In December of 1996, my hands closed into fists as result of an injury called dystonia. Dystonia is considered by the medical profession to have no cure. At the time of the injury I was in my second year of college and practicing five to eight hours a day despite a lot of pain. Being under the assumption that pain was a part of becoming a musician, I never thought I was headed for any real trouble. As the symptoms of dystonia began to show, I felt that the more I practiced the worse my playing seemed to get. I felt as though my hands were moving in slow motion. It was like being in a dream and trying to run. My fingers felt sluggish and the harder I tried to make them move the more heavy and slow they felt. Eventually it got to a point where I would play a descending scale passage and my fingers would curl up under my hand after playing.

After a particularly frustrating day of practice, I was on my way home when I felt the third and fourth fingers of my right hand pull together in a sort of cramp or spasm. I tried to massage it away, but I couldn’t. I stuck my hand deep into my pocket and continued walking when I felt a sensation that seemed to be creeping through my right hand. All of my fingers were curling into a fist. There was no pain, only a light squeezing of muscles. Three hours after my right hand closed up I felt my left hand third and fourth fingers pull together, just as my right hand had done. I felt like I was living my own private horror movie, knowing what was going to happen to my hand, being unable to stop it, and only being able to watch and feel this odd sensation take over.

I started to take lessons with Robert Durso, an expert Taubman teacher, and began to learn how to replace my old movements with healthy new ones. My body responded favorably and my dystonia was gone within a year’s time. The Taubman technique unifies fingers, hand and forearm, so that they all move together in a coordinate way. Many other piano techniques are based on, among other things, developing strong fingers by isolating them, stretching them and making them play down hard into the keys.

The amazing thing to me is that Dorothy Taubman never set out to develop a method to cure injured pianists. Her main intention was to teach people to play as virtuosos, but, in doing, so, she realized that the motions that were involved in virtuoso playing also cured injuries.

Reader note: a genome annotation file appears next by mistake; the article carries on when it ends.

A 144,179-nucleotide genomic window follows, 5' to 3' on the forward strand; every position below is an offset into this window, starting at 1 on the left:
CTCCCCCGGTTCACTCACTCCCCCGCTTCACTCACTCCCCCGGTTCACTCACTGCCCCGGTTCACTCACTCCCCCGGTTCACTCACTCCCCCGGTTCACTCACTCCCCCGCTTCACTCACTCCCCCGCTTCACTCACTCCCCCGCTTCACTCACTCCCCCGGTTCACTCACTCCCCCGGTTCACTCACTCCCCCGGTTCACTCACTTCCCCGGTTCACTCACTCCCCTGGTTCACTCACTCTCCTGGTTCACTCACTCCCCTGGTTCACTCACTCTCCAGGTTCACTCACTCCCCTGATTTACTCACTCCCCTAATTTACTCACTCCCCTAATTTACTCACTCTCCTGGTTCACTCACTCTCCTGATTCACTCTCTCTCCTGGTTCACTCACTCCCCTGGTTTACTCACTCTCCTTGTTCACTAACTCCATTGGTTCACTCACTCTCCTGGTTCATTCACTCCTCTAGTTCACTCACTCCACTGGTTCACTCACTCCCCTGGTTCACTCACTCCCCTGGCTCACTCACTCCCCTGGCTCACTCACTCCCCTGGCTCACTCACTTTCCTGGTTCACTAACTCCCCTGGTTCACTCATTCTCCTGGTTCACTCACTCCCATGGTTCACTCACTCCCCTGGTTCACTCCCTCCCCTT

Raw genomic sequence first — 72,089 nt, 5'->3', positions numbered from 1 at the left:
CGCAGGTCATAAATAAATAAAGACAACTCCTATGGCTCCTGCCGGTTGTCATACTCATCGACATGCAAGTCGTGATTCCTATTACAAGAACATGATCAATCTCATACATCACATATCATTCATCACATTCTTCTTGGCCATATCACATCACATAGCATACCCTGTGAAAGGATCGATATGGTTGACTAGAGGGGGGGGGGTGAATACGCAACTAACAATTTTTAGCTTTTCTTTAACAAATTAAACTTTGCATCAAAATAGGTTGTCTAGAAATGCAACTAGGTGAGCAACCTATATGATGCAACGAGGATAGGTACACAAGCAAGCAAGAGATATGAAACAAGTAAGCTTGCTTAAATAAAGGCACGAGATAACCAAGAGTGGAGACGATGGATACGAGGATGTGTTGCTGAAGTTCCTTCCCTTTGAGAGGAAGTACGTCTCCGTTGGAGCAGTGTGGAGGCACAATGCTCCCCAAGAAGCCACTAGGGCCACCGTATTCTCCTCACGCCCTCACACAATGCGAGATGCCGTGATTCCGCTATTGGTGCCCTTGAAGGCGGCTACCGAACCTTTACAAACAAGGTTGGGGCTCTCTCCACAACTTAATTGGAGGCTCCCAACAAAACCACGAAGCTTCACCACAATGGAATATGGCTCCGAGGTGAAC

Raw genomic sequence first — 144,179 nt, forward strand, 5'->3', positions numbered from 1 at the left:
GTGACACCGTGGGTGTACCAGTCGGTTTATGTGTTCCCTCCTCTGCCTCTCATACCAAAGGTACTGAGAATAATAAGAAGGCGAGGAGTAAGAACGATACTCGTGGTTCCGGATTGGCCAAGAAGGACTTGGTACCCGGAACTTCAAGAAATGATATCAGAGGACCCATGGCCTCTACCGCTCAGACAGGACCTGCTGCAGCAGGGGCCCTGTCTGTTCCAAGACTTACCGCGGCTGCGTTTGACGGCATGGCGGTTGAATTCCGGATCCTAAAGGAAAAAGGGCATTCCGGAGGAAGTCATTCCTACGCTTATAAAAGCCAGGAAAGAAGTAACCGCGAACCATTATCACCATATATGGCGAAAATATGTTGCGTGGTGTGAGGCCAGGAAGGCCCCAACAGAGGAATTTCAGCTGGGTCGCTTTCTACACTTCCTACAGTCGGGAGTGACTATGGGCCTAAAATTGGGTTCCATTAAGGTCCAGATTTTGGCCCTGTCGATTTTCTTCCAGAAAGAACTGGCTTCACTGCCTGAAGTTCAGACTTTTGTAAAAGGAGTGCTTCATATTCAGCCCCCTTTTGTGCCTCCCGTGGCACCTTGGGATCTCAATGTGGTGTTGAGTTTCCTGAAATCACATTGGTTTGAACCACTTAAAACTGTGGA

Every so often I run across an article or website about dystonia stating that there is no cure. It brings me much sadness to think of the negative impact this information has on people. After eight months the worst of my dystonia was over. After two years of retraining my technique I returned to school and finished my Bachelor’s. I have now complete my Master’s degree in piano performance. Not only am I free from dystonia, but I am playing difficult pieces with more precision and artistic statement than I ever did before my injury. I cannot imagine what it is like for people who struggle with the injury for years, and are told they will never be healed. I hope my story will offer insight and inspiration.

Though there is the need for supervision at the beginning of retraining, the skills Mr. [John] Bloomfield (Golandsky Institute teacher) teaches are relatively easy to learn and retain. In addition, this program is much less costly and time-consuming than the… Read more “Cynthia A. Rose, R.N.”

Cynthia A. Rose, R.N.

I finished watching all of the Taubman videos today, and I continue to be utterly enthralled by the revolutionary body of knowledge they represent.  The videos have been an invaluble asset in clarifying and enhancing my understanding of the Taubman… Read more “John Patrick Connolly, Jr.”

John Patrick Connolly, Jr.
Gilleece Doctoral Fellow, The Graduate Center, The City University of New York

Dearest Edna, I just finished watching the DVD where you gave a master class on the Chopin Ballade G Minor.  I loved everything you showed us.  I am trying to incorporate some of the same ideas in the A flat… Read more “Josie Gebhardt”

Josie Gebhardt
Rochester, New York

Attending the Golandsky Institute’s Summer Symposium, I discovered that a lot of people came because they were injured. I hadn’t realized that the Taubman approach could be used to cure playing-related injuries. As a doctor, this was very interesting to… Read more “Karin Boisvert, MD”

Karin Boisvert, MD
Quebec, Canada

Before I studied with Edna Golandsky I had tremendous shoulder pain and my sound was weak. I felt that my technique had gone as far as it could go and that there was no hope for improvement. As a result… Read more “Thomas Bagwell”

Thomas Bagwell